Friday, December 2, 2011

Have a safe and happy holiday!

by Amy Young-Leith with editorial assistance provided by Bonzi the Bitchin' Rex and Lizzie the Stone Cold Boxer

Through the media we see holidays as bright, happy, and filled with joy. Let's be honest, though; it can also contain some hassle, stress and crazy times. Luckily, we only have to sit down with our rabbits (and other companion animals), take a deep breath, and focus on what's really important to get a little reprieve from the craziness.
Amidst the hustle, however, there are some important things to watch out for! 
  • Increased household hazzards
    • Powered decorations mean more powder cords
    • Plastic, chemically or cosmetically treated Christmas trees 
    • Plastic tinsel and other decorations
Bunnies are like children; a great deal of their experience with the world comes through their mouth! It's up to us to make sure we keep dangers out of their reach. Nudging, biting and chewing are how inquisitive buns get the 411 on what's going on.  Be sure to carefully consider if a bun's home range needs to be restricted or altered if you have new, temporary dangers present in the home. A baby gate or x-pen blocking off the room with a Christmas tree, a strategic decorating approach, and vigilant attention to what gets left on the floor can save a bun from an emergency trip to the vet, or worse!

The good news is that NATURAL Christmas trees are safe -- as Dinkum made perfectly clear as he'd hop up onto the couch, race up my chest and nudge my nose and I'd smell the unmistakable scent of a bun who'd been chowing on the pine for a while. But be sure to ask before you buy a tree; a "natural" looking tree may still have been treated with pesticides, fire retardent, even paint! (Yes, some lots will spray their trees with a paint! So much for natural... )

Natural pinecones are safe as well; again, many sources of pinecones, however, will not be natural, if if they look it! (You can be totally safe with Billy's Bag of Pinecones, one of our favorite products (and clearly, it was Billy the Wonder Rex's favorite, too). Pinecones purchased at craft stores will usually be coated with a scent, some type of sealant, or other chemical process which makes them unsafe for bunny consumption.

In general, keep holiday and house plants (such as poinsettia) out of reach of pets. Most aren't toxic, but some can lead to stomach upset, and some ARE toxic... so just play it safe. Setting out a little pot of herbs (basil, parsley, cilantro) that you find in your holiday shopping rounds would always be appreciated by your buns, of course. (I was forced at bun-point to include that.)

If your bun has access to your natural tree, keep in mind the placement of lights and other decorations that may also fall within reach. For years our Christmas tree was somewhat "naked" at the bottom. We stopped about a foot from the bottom, leaving plenty of "periscope room" so buns could enjoy the tree, too, without risk.
  •  Increased social or emotional stress
    • New people
    • People who are unfamiliar with rabbits and their "signs" and who are overly eager to interact with your bun as if s/he were a stuffed animal
    • Those who don't have much respect for people's personal space, much less an animals
    • Changes in routine
Every bun is different; some are the belle of a rowdy ball, while others are wallflowers or outright shrinking violets. Take your bun's social and emotional needs into consideration during the holiday time, too.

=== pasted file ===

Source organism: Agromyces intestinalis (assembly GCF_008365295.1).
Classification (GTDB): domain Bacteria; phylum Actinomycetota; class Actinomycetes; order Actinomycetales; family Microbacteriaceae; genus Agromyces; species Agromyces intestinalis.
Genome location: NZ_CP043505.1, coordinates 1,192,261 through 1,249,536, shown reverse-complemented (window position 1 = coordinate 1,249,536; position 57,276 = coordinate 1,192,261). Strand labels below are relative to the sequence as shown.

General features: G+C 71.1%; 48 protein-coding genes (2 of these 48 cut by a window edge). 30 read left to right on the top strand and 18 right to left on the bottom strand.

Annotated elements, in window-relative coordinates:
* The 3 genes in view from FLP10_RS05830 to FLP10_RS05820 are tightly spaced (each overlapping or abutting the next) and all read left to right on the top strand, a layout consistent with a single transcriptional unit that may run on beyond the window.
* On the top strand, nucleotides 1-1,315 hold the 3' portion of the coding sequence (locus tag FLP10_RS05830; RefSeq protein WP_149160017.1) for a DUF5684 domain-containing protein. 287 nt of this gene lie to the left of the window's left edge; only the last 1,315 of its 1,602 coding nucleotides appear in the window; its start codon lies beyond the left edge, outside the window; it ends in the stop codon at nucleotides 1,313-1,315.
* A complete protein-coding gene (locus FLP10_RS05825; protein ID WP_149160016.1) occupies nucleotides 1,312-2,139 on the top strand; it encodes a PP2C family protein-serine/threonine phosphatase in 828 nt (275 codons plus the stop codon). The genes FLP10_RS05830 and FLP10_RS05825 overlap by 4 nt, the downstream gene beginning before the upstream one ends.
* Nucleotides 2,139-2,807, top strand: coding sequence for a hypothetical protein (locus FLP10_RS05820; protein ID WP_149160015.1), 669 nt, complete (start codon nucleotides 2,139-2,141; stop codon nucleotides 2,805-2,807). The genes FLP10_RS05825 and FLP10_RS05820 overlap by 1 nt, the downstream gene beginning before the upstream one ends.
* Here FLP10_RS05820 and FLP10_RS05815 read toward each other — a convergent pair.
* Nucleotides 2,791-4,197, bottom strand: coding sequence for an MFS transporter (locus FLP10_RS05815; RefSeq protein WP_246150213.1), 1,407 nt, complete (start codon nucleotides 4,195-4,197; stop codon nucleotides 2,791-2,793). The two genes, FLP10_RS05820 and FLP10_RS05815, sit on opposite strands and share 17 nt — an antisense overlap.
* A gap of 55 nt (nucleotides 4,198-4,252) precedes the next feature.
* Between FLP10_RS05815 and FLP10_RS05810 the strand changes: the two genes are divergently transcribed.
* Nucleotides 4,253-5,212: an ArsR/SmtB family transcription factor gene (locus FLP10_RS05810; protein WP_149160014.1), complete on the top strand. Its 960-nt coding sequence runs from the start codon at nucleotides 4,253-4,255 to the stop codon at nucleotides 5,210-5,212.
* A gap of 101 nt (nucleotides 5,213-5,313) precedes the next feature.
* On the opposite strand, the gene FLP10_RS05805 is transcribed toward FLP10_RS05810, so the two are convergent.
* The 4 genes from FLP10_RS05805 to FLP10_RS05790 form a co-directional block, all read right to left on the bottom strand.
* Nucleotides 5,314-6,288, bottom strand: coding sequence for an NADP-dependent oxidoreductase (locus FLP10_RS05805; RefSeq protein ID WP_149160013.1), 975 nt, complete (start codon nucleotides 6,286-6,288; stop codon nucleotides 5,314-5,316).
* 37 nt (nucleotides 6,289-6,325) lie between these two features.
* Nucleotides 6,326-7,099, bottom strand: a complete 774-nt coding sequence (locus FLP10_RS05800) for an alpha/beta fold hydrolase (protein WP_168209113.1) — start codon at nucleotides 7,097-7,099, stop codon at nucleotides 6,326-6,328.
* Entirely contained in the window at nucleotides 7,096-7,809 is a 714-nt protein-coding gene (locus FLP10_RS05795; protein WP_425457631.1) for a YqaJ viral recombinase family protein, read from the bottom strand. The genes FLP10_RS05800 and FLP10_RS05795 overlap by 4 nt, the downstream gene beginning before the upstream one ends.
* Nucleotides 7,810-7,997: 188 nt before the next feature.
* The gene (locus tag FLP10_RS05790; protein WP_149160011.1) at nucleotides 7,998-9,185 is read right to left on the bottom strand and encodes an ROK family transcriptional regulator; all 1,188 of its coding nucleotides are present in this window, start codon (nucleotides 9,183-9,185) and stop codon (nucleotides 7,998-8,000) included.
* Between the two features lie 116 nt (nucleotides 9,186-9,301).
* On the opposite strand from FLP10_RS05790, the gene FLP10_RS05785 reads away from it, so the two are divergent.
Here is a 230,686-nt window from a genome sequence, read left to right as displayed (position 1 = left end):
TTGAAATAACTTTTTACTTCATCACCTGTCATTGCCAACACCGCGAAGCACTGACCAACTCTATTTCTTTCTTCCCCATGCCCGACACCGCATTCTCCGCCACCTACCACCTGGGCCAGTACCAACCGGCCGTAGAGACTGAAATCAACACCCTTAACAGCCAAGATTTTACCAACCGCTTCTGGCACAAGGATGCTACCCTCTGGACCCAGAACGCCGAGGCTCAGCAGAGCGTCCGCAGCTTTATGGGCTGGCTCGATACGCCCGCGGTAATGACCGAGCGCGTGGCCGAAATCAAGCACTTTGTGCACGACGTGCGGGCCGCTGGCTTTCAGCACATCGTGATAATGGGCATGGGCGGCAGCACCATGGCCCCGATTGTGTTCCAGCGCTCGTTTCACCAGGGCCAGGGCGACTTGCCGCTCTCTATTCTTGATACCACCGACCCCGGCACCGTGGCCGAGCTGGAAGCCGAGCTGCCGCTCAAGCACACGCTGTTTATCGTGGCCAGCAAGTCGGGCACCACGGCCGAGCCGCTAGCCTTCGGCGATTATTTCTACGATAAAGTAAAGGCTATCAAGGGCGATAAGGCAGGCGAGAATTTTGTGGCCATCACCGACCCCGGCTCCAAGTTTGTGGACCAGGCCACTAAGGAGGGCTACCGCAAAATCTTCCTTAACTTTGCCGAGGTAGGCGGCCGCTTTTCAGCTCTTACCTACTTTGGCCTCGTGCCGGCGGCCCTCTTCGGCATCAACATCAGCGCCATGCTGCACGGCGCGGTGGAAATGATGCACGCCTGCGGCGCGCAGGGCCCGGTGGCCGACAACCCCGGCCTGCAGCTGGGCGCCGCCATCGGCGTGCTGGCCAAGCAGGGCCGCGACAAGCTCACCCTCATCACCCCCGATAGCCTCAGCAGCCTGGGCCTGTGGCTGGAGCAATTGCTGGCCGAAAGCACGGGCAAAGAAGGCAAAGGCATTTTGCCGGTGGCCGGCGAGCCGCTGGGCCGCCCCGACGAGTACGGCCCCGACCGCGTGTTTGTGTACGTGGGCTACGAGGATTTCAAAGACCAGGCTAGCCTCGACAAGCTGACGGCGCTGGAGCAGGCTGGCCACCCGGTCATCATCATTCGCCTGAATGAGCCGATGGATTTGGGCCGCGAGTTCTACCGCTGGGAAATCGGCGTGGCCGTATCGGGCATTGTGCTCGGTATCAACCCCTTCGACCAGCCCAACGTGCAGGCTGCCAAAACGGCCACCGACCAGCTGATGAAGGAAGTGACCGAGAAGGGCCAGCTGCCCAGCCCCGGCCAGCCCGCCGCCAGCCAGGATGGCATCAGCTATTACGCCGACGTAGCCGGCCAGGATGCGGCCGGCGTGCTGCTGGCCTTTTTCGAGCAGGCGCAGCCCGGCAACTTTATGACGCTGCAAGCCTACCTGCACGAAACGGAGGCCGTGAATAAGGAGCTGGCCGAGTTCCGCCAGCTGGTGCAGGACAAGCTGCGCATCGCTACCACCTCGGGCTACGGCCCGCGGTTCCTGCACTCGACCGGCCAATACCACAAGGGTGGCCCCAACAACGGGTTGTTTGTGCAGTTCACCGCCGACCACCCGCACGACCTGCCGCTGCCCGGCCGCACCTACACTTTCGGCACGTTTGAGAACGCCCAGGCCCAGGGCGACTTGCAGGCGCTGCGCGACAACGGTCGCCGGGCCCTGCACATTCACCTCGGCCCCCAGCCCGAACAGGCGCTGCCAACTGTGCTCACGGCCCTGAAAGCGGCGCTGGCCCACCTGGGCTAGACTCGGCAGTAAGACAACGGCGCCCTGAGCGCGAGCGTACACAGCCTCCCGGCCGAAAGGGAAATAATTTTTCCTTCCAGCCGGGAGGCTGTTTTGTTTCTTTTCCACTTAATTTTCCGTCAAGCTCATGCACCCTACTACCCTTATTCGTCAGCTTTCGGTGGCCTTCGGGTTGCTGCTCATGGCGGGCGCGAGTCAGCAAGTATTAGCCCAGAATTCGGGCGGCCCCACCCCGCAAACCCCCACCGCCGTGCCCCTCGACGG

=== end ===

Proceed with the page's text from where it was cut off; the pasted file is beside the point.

I'm a strong believer that our buns are products of their environment over time; I've socialized frightened, wild, and abused buns into confident, outgoing social butterflies... but some aren't and never will be. If your bun likes a party, then be sure to include them in festivities. Set up an x-pen in your living room so they can be a part of the holiday festivities. Place a bowl of bunny safe treats nearby so guests can treat your bun and make a great first impression on them (veggie sticks in their favorite selections are great for this, or any of our fun and healthy treats).

But if your bun is clearly distracted, worried, and stressed by new people or boisterous activity, be sure to create a space just for them. Relocating their usual home to a quiet space is preferable; so much will remain familiar it will be a comfort to them. If they are free range, create an x-pen area for them somewhere calm, putting their familiar items in it (like a used litter box, toys, any blankies or what not). Be sure to return to that space often to soothe them, and bring plenty of treats.


Ok, where was I?

In your home, your guests are looking to you for direction. Lay clear groundrules. If your bun doesn't like to be picked up, state people are NOT to attempt to pick up your rabbit, and if someone starts to, directly and gently say, "Please, as I said, do not pick Buster up." This is your home, and your bun's safety and sanity depend upon you! Children should always be supervised with animals, and you will know well what adults should be supervised with them too! :) And if their area is off limits, make that clear, perhaps even with a sign, or even a locked door.

If other family members bring over pets such as dogs, secure your rabbit in an area that dog will not ever, no-how no-way get access to. There are many wonderful companion dogs who are not familiar with companion rabbits, and if they are of a breed with a strong hunting instinct... things can go VERY wrong, VERY quickly. Stop that from even being a remote possibility.

In the midst of busy routines, keep your bunny's day to day the same, if possible. Feeding times, what you feed, etc. being routine can help avoid stomach upset that may be compounded by stress, or vice versa.

^&aNd moore (*&^treets. feed mour treits. nom nom nom.


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